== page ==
Check out the next chapter in the aquaponics automation saga. The project has moved beyond a small indoor system to automating an entire geodesic dome greenhouse full of many different systems.
It has been almost two years since my first aquaponics post, and I have met so many wonderful people and learned so many amazing things in that time. If you've missed any of the previous aquaponics related posts, you can catch up here.
First, a brief update of my personal system. Last month, I had my first Tilapia harvest. It was a difficult yet rewarding task. I would certainly do it again, and I intend to. I ended up with 16 adolescent Tilapia from an unexpected breeding between two of the original four fish. I will likely give several of them away as they outgrow the tank they're in, but having a second generation to raise is a very exciting prospect.
I will be setting up the same system that housed those Tilapia at SparkFun in the near future. It will serve as a showpiece for tours, it will be a platform on which to showcase numerous SparkFun products, and it will be a community garden of sorts for the employees, albeit a small one.
As for aquaponics monitoring and automation, I've been continuing to explore different options for each aspect of a given system. I've been exploring new hardware, trying out many of the new IoT devices, such as the Photon from Particle, and the Intel Edison. Using several of our SparkFun Shields for the Photon, I created a temperature and pH monitor that logs that information to data.sparkfun.com.
I've also been trying out different ways of visualizing aquaponic data. Freeboard.io has been at the top of my list for sites to use for data visualization. There are so many IoT devices and services coming out right now. Only time will tell which products and services make the final cut.
Alongside experimenting with new technology, I have also been refining existing technologies to take this hobby to the next level. In April 2013, I met Avery Ellis, founder of Integrated Aquaponics, and he opened my eyes to the world of DIY aquaponics. It was at that moment that I was hooked, and I owe him a lot for all the knowledge he bestowed upon me. Now, two years later, I am able to repay that debt. This past weekend, I was one of many who came out to his house to help in rebuilding his geodesic dome greenhouse. This was the same greenhouse that inspired me two and a half years ago. After moving into a home of his own, it was time to put some serious work in to the dome. I was blown away by the amazing, talented group of people he was able to assemble for this work party. By the end of the weekend, we had finished insulating the bottom portion of the dome, backfilled it, framed a vestibule around the entrance of the dome, and started to layout the inside of the dome.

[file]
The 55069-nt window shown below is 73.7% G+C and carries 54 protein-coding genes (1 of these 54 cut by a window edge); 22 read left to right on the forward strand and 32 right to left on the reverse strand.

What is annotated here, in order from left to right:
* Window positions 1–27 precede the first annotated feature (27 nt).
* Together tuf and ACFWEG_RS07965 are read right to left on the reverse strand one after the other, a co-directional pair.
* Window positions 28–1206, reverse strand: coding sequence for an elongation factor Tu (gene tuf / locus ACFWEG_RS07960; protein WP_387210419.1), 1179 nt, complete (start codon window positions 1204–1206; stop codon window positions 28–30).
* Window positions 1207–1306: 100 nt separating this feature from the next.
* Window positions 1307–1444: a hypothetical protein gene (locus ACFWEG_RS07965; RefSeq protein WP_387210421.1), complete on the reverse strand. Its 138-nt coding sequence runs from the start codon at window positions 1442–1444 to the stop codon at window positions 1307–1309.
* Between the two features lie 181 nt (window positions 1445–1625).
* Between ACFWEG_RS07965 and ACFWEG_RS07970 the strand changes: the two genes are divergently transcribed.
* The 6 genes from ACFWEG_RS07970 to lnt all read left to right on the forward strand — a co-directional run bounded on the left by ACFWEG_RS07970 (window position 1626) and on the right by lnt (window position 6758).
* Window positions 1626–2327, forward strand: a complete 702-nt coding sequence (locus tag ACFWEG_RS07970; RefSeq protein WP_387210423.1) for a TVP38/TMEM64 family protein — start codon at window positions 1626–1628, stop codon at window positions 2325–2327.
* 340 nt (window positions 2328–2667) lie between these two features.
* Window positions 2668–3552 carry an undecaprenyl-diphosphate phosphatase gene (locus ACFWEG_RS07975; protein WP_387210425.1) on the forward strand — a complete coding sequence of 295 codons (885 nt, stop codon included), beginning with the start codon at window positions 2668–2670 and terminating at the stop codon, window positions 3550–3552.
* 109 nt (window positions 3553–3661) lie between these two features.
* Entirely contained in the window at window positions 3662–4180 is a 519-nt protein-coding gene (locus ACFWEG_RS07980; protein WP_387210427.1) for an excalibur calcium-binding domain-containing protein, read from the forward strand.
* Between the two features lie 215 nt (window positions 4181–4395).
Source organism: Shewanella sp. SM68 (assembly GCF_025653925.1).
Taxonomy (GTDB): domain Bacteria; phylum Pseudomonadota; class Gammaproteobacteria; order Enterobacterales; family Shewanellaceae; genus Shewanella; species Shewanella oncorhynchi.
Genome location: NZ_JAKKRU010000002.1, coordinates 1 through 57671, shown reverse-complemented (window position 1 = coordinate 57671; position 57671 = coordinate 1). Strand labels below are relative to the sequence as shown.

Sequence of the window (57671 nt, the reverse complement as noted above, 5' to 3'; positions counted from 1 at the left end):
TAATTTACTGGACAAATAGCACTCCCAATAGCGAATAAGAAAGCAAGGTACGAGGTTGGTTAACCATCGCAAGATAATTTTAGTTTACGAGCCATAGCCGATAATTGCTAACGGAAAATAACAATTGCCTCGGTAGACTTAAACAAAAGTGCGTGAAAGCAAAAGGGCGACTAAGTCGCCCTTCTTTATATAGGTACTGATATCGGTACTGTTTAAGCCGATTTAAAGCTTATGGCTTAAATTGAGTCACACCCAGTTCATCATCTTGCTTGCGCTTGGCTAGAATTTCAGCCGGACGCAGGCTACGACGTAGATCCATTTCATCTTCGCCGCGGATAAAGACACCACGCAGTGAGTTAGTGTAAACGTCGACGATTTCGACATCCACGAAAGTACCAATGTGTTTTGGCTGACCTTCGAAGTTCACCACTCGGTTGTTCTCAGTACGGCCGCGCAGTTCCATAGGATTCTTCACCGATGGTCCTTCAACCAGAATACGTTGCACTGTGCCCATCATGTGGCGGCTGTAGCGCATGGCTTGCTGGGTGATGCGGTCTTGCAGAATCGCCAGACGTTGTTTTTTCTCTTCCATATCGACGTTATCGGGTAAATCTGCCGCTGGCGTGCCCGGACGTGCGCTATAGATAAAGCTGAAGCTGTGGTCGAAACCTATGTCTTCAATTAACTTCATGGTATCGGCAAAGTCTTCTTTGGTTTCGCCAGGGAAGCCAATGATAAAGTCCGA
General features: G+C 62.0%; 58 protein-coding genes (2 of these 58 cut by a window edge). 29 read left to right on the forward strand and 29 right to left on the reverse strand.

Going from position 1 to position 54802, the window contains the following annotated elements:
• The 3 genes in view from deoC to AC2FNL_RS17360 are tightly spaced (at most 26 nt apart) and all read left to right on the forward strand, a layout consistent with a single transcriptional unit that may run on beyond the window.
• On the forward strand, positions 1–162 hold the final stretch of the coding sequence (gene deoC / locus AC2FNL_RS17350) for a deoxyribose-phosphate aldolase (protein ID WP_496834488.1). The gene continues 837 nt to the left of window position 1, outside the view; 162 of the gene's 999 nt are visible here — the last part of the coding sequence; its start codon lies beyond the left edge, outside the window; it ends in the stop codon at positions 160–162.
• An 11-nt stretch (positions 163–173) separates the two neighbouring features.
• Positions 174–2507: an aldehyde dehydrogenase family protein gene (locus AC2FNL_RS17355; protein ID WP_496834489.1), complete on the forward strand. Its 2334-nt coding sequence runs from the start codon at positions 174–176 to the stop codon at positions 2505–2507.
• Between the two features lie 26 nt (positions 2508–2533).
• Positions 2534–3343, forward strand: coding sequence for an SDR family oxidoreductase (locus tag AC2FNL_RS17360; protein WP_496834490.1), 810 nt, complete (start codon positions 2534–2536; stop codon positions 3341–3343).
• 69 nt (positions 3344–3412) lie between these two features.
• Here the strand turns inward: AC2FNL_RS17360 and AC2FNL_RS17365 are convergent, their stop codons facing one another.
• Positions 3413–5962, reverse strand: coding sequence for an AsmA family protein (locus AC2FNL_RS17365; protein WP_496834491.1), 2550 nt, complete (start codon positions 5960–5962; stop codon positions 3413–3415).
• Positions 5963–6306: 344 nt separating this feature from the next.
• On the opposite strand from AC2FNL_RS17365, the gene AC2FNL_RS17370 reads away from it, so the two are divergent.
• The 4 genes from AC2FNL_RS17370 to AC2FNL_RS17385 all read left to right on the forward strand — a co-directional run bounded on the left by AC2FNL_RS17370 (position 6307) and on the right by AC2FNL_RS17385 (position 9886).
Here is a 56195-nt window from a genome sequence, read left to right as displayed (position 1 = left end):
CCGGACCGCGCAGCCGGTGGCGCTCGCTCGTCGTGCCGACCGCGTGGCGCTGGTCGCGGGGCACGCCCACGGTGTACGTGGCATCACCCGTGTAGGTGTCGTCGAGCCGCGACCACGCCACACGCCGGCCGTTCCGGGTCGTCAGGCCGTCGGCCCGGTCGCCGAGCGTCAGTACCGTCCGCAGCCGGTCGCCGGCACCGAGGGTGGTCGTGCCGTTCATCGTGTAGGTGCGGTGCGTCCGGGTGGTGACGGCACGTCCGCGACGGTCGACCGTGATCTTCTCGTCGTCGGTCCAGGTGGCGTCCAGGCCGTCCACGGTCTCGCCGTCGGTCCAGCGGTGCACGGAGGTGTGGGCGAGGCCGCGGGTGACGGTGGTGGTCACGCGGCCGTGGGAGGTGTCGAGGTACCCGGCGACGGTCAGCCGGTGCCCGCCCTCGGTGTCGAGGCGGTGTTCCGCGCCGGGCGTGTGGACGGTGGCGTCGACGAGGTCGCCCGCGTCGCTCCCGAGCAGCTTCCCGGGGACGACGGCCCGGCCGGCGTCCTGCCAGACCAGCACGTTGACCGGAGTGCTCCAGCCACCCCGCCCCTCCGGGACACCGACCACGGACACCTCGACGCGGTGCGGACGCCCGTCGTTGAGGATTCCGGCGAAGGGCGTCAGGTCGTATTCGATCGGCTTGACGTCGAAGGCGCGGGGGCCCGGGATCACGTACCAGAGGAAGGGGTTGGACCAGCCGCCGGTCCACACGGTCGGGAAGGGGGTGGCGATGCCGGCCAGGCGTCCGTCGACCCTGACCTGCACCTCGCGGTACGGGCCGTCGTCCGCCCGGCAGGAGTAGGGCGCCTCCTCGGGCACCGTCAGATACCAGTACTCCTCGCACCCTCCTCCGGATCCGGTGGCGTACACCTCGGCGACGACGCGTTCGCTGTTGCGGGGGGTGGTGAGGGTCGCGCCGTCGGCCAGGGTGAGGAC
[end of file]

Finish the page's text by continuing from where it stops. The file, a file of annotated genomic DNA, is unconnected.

The next phase will be covering the dome, insulating the North wall, and running all the tubing for water flow and wires for electronics. I will be automating as much of the greenhouse as possible, starting with the louvered greenhouse fan shown in the above photo. Multiple one-wire temperature sensors will be wired throughout different zones of the greenhouse to collect temperature data. Once the collective temperature of the greenhouse gets hot enough, the fan will kick on. This will be just one of many automated features. Parameters such as pH, dissolved oxygen (DO), water temperature, humidity, water levels, CO2, light and flow rate will all be monitored eventually. We will also be measuring the power consumption of the greenhouse as a whole as well as the consumption from individual systems. It is by far the most ambitious monitoring and automation task I have taken on thus far, but it's already been a very rewarding experience. And, we've only just begun.
If you would like to keep up with all that Avery is up to, you can visit his sites:
Last, if you're in the Loveland, CO area the weekend of Oct. 10-11, be sure to swing by the NoCO Mini Maker Faire. While you're there, be sure visit the SparkFun booth, the Openponics booth, and the Solid State Depot booth.